The control of gene expression is regulated in a highly organized fashion to ensure specific genes are expressed at the appropriate times and levels in response to various genetic and environmental stimuli. In eukaryotes, gene expression is controlled at multiple levels from transcription factor-mediated recruitment of the basal transcription machinery at specific gene promoters to processing and maturation of the RNA transcript. Disruption of these events in humans contributes to many pathologies including cancer, metabolic syndromes, and developmental disorders. Faculty who are investigating the regulation of gene expression are interested in numerous topics including transcriptional regulatory pathways in pro- and eukaryotes, DNA and RNA interactions with proteins, RNA processing and the functions of catalytic RNA, chromatin modification and remodeling, and three-dimensional organization of genes in the nucleus. Research employs a variety of model organisms and utilizes an array of modern techniques in biochemistry and molecular, cellular, and structural biology to elucidate the mechanisms that govern gene expression in pro- and eukaryotes.
Functions of chromatin modification enzymes in transcription regulation, cell fate determination, and cancer.
Control of gene expression in osteoblasts; regulation of bone formation.
Bacterial chromosomal structure and its effect on gene regulation, structure-function relationships in transcriptional regulators, merging experimental and computational data in protein-DNA and protein-RNA binding free energy landscapes.
Identification of signaling pathways, chromatin alterations, and gene expression programs that drive central nervous system regeneration using the retina as a model system.
Protein interactions and modifications in living cells and animals; roles of transcription factor complexes in the control of gene expression.
The mechanism of post-translational modifications, such as phosphorylation and acetylation, regulating pro-apoptotic proteins in cancer cells.
Molecular studies of the human nuclear receptor (Rev-Erb) involved in coupling metabolism to the circadian rhythm. Regulation of gene expression by heme, redox poise, and gaseous signaling molecules (CO & NO)
Molecular mechanisms that define how histone modifications and the dynamic interactions of histones with histone binding proteins encode stable and heritable patterns of gene expression.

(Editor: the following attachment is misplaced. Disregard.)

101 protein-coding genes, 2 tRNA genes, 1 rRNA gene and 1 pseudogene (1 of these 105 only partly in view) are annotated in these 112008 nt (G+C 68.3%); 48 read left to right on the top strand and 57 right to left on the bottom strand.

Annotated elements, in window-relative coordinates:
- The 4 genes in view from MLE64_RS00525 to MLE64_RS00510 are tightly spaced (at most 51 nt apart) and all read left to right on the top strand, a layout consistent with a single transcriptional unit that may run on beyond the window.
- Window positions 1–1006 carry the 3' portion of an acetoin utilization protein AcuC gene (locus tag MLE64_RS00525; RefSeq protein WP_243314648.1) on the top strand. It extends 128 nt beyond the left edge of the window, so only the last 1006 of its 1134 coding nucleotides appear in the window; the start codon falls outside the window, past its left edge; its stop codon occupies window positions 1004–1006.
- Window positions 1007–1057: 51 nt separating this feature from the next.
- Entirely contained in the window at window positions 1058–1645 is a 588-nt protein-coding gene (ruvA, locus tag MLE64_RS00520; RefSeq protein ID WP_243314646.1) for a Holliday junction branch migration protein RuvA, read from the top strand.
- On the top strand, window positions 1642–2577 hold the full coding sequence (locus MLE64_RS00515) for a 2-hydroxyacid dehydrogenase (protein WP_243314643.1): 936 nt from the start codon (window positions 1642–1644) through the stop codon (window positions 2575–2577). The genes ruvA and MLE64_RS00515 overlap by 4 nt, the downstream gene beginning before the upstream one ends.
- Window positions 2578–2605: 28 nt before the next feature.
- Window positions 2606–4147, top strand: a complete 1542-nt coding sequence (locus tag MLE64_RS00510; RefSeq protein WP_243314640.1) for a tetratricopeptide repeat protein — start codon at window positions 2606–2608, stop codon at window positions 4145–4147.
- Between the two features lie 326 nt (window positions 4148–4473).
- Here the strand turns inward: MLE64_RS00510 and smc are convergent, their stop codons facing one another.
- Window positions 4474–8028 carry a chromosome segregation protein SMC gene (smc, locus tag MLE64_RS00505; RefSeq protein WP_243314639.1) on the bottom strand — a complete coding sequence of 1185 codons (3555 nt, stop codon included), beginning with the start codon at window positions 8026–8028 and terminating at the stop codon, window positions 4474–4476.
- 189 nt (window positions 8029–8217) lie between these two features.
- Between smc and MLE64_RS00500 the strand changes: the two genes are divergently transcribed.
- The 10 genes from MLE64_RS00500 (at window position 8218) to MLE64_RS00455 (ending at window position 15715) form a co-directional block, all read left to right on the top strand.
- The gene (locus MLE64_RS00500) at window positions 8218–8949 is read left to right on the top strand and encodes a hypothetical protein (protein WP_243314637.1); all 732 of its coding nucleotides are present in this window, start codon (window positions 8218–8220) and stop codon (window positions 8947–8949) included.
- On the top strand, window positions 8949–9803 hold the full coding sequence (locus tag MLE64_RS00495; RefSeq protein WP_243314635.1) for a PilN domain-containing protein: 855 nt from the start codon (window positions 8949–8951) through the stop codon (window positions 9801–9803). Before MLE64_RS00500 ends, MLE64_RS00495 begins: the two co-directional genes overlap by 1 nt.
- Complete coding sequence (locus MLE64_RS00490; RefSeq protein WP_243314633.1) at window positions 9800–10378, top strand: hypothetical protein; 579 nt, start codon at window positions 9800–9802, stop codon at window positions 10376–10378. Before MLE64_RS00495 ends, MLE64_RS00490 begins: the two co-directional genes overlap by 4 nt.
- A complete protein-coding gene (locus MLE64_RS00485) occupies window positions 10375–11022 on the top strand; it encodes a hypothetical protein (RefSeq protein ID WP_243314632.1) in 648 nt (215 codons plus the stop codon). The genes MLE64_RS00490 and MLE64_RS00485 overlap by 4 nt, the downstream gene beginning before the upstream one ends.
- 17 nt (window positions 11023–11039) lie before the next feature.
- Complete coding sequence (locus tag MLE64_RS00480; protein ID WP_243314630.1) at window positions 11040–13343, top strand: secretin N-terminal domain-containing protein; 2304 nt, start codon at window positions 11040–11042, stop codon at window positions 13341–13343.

Multinuclear NMR spectroscopy and imaging of intact biological systems, with an emphasis in experimental neuro-oncology, oxidative stress, and gene therapy.
Regulation of key mediators of the mammalian stress response- Corticotropin-Releasing Hormone (CRH), CRH receptors and binding protein, and corticosteroid receptors; dysregulation of the stress response in depression and anxiety-disorders.
Molecular studies of the function of the mammalian retina, including analysis of the mechanisms controlling signal transduction and tissue-specific gene expression in the retinal pigment epithelium.
Chemical and structural biology of enzymes that covalently modify histones, transcription factors, and other nuclear proteins. Our current research focuses on elucidating the molecular mechanisms underlying the specificities of histone methyltransferases and demethylases and on developing new assays and reagents to characterize these enzymes.
Transcriptional and post-transcriptional mechanisms that control neuronal differentiation; regulation of gene expression in the mammalian retina by microRNAs and other small RNAs.
Regulation and specificity of serine-threonine protein kinase structures; regulation of calcium channels and neurotransmitter secretion; function and regulation of neuronal activity; Cyclic nucleotides and phosphorylation in neuronal plasticity.
Biochemical and molecular studies of oncogenes and signaling pathways.
Powerful single molecule studies of mechanistic structure-dynamics-function relationships in RNAs of biomedical and bioanalytical significance. Our work ranges from small bacterial riboswitches to RNA-protein complexes involved in human disease.
Biology, mechanisms, and technological applications of bacterial CRISPR-Cas systems.